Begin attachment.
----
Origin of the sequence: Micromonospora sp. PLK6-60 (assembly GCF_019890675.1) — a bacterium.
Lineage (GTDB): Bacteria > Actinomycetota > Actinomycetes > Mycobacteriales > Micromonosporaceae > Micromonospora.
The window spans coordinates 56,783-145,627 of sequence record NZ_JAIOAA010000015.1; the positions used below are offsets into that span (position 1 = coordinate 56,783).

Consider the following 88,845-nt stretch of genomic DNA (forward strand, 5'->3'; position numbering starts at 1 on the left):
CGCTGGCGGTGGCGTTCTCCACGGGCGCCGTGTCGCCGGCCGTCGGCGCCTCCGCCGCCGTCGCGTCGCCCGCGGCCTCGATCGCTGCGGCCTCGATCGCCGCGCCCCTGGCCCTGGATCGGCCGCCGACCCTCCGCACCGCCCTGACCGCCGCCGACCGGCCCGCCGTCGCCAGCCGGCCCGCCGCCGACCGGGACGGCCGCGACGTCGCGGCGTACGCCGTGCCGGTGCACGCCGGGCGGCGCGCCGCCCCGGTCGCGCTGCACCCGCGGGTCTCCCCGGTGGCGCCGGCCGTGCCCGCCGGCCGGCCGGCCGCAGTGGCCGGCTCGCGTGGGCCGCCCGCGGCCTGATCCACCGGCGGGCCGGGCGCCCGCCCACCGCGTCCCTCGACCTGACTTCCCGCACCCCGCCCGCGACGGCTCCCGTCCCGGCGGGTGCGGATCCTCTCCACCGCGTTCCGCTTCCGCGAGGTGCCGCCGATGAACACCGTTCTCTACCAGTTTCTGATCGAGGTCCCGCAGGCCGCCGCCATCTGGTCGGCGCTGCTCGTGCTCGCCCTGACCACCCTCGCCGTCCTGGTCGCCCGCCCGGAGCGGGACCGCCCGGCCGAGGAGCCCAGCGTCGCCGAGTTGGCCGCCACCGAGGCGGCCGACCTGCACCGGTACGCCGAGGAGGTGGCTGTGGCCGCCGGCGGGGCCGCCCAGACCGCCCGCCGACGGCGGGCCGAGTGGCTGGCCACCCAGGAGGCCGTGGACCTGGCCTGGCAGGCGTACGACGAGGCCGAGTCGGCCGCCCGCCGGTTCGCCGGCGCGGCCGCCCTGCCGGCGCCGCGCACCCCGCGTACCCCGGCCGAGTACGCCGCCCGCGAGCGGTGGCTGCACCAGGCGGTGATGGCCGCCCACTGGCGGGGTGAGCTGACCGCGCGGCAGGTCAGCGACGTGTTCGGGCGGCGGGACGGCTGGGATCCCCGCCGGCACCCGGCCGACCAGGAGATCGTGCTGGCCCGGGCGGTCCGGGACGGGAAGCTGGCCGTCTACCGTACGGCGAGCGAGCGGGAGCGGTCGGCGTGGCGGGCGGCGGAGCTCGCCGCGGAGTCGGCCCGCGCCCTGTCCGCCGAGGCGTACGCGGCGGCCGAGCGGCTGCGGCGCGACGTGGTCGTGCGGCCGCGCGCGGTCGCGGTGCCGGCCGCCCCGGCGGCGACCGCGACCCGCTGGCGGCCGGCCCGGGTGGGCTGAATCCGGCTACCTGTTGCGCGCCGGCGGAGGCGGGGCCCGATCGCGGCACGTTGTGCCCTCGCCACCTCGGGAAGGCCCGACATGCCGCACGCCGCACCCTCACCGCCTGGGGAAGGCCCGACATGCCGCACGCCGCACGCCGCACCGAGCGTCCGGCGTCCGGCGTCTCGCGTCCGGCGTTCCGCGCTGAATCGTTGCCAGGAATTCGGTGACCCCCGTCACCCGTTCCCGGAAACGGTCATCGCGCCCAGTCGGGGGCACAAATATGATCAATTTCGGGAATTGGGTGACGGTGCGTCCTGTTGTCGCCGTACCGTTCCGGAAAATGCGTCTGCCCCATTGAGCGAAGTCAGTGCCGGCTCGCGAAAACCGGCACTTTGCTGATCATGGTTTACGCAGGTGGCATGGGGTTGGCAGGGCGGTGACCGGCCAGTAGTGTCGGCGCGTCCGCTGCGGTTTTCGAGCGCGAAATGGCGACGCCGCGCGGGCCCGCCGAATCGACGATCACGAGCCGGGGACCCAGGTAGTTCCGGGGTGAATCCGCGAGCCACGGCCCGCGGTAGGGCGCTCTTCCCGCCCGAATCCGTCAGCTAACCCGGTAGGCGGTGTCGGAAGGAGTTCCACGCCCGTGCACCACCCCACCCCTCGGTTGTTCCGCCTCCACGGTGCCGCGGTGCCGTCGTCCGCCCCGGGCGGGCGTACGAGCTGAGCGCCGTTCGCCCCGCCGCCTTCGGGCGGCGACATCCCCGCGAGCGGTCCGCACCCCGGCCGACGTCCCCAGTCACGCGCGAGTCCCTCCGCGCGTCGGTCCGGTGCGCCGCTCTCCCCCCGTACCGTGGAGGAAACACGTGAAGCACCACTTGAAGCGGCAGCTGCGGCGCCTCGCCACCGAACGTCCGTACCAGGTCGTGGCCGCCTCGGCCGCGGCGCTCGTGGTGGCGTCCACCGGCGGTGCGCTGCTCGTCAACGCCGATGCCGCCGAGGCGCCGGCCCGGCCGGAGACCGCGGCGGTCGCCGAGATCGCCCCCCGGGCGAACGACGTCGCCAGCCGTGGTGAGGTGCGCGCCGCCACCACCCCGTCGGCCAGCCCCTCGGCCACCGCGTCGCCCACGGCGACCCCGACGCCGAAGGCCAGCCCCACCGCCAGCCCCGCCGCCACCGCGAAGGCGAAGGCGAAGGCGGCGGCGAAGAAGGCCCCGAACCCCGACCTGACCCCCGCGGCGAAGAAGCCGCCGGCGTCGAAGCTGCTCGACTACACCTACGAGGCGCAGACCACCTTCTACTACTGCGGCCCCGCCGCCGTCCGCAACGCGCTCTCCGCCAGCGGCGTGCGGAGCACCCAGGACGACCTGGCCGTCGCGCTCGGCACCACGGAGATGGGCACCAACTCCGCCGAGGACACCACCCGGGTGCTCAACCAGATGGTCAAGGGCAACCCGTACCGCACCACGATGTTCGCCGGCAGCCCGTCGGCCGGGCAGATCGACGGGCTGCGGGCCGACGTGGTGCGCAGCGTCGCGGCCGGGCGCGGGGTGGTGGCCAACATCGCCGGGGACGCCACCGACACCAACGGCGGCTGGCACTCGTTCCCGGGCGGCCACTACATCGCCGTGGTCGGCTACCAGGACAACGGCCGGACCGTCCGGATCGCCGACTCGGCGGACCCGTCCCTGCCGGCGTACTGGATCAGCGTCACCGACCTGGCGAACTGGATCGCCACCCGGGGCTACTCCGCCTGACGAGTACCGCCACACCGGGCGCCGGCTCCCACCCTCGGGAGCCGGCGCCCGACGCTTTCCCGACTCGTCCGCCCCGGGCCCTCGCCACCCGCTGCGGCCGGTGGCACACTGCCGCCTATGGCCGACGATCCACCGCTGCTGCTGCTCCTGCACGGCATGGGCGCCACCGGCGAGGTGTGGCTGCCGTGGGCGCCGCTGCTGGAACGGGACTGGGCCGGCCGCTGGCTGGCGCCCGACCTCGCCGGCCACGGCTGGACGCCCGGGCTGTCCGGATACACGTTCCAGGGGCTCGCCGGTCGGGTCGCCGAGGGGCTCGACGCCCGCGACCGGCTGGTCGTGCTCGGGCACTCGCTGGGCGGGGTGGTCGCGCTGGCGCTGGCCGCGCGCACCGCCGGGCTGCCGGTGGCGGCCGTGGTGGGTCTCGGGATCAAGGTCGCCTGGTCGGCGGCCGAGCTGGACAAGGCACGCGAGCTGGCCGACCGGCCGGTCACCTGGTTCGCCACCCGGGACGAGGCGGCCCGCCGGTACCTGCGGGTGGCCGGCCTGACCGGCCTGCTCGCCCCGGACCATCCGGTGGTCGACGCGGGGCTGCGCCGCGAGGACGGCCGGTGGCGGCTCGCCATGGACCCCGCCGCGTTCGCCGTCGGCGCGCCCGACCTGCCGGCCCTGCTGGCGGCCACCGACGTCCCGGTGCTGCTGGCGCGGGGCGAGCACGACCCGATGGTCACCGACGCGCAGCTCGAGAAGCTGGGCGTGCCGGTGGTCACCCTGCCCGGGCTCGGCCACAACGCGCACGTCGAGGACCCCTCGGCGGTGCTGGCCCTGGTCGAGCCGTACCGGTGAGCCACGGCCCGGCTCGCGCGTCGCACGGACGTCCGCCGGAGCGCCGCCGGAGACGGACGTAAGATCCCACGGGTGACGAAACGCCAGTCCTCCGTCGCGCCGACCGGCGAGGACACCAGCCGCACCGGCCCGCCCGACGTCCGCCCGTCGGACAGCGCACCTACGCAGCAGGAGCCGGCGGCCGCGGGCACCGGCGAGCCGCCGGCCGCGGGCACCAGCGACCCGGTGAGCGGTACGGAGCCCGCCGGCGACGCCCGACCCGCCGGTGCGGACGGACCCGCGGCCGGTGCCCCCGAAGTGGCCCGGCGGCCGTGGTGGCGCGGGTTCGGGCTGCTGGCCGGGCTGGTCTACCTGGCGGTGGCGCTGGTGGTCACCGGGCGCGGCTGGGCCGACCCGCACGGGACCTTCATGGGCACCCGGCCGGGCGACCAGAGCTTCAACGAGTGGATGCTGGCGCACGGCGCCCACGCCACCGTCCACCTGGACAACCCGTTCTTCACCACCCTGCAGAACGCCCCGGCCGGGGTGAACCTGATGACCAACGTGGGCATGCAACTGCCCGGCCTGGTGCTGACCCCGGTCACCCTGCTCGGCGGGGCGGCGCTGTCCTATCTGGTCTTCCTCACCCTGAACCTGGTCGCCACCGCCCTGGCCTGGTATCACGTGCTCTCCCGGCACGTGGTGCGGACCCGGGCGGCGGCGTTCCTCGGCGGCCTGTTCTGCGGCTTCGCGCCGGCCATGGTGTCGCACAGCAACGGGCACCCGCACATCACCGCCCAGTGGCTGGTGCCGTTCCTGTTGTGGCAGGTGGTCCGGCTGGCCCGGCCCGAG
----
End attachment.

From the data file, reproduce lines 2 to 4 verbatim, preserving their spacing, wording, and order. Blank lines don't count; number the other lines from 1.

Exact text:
Lineage (GTDB): Bacteria > Actinomycetota > Actinomycetes > Mycobacteriales > Micromonosporaceae > Micromonospora.
The window spans coordinates 56,783-145,627 of sequence record NZ_JAIOAA010000015.1; the positions used below are offsets into that span (position 1 = coordinate 56,783).

Consider the following 88,845-nt stretch of genomic DNA (forward strand, 5'->3'; position numbering starts at 1 on the left):